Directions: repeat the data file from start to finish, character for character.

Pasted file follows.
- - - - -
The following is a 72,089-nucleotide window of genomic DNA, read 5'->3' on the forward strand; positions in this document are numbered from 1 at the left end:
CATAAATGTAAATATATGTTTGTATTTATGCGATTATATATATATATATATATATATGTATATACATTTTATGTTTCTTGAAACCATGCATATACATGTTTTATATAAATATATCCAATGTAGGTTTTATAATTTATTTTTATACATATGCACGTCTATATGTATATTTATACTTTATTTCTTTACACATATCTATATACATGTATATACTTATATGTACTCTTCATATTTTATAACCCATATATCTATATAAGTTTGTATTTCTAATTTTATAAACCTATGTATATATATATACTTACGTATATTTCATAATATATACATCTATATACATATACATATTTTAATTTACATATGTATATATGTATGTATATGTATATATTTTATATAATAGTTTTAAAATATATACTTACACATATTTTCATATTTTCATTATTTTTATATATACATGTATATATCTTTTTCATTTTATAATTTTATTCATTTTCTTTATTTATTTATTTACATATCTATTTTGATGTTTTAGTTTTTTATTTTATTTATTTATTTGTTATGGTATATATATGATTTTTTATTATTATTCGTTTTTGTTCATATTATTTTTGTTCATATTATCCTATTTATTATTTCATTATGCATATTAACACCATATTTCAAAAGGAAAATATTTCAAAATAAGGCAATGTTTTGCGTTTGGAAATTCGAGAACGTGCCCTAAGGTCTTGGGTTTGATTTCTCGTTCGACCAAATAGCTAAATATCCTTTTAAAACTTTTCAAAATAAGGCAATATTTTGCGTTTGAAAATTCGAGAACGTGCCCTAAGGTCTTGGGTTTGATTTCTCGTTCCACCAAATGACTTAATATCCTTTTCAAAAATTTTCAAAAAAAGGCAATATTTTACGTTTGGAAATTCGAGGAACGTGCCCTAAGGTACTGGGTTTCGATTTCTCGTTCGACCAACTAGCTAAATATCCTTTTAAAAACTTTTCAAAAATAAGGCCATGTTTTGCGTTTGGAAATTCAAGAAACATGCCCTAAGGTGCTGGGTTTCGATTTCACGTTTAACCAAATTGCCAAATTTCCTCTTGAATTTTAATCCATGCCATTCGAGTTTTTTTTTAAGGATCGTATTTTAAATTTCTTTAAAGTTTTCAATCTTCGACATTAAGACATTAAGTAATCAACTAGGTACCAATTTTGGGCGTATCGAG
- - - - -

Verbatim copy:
The following is a 72,089-nucleotide window of genomic DNA, read 5'->3' on the forward strand; positions in this document are numbered from 1 at the left end:
CATAAATGTAAATATATGTTTGTATTTATGCGATTATATATATATATATATATATATGTATATACATTTTATGTTTCTTGAAACCATGCATATACATGTTTTATATAAATATATCCAATGTAGGTTTTATAATTTATTTTTATACATATGCACGTCTATATGTATATTTATACTTTATTTCTTTACACATATCTATATACATGTATATACTTATATGTACTCTTCATATTTTATAACCCATATATCTATATAAGTTTGTATTTCTAATTTTATAAACCTATGTATATATATATACTTACGTATATTTCATAATATATACATCTATATACATATACATATTTTAATTTACATATGTATATATGTATGTATATGTATATATTTTATATAATAGTTTTAAAATATATACTTACACATATTTTCATATTTTCATTATTTTTATATATACATGTATATATCTTTTTCATTTTATAATTTTATTCATTTTCTTTATTTATTTATTTACATATCTATTTTGATGTTTTAGTTTTTTATTTTATTTATTTATTTGTTATGGTATATATATGATTTTTTATTATTATTCGTTTTTGTTCATATTATTTTTGTTCATATTATCCTATTTATTATTTCATTATGCATATTAACACCATATTTCAAAAGGAAAATATTTCAAAATAAGGCAATGTTTTGCGTTTGGAAATTCGAGAACGTGCCCTAAGGTCTTGGGTTTGATTTCTCGTTCGACCAAATAGCTAAATATCCTTTTAAAACTTTTCAAAATAAGGCAATATTTTGCGTTTGAAAATTCGAGAACGTGCCCTAAGGTCTTGGGTTTGATTTCTCGTTCCACCAAATGACTTAATATCCTTTTCAAAAATTTTCAAAAAAAGGCAATATTTTACGTTTGGAAATTCGAGGAACGTGCCCTAAGGTACTGGGTTTCGATTTCTCGTTCGACCAACTAGCTAAATATCCTTTTAAAAACTTTTCAAAAATAAGGCCATGTTTTGCGTTTGGAAATTCAAGAAACATGCCCTAAGGTGCTGGGTTTCGATTTCACGTTTAACCAAATTGCCAAATTTCCTCTTGAATTTTAATCCATGCCATTCGAGTTTTTTTTTAAGGATCGTATTTTAAATTTCTTTAAAGTTTTCAATCTTCGACATTAAGACATTAAGTAATCAACTAGGTACCAATTTTGGGCGTATCGAG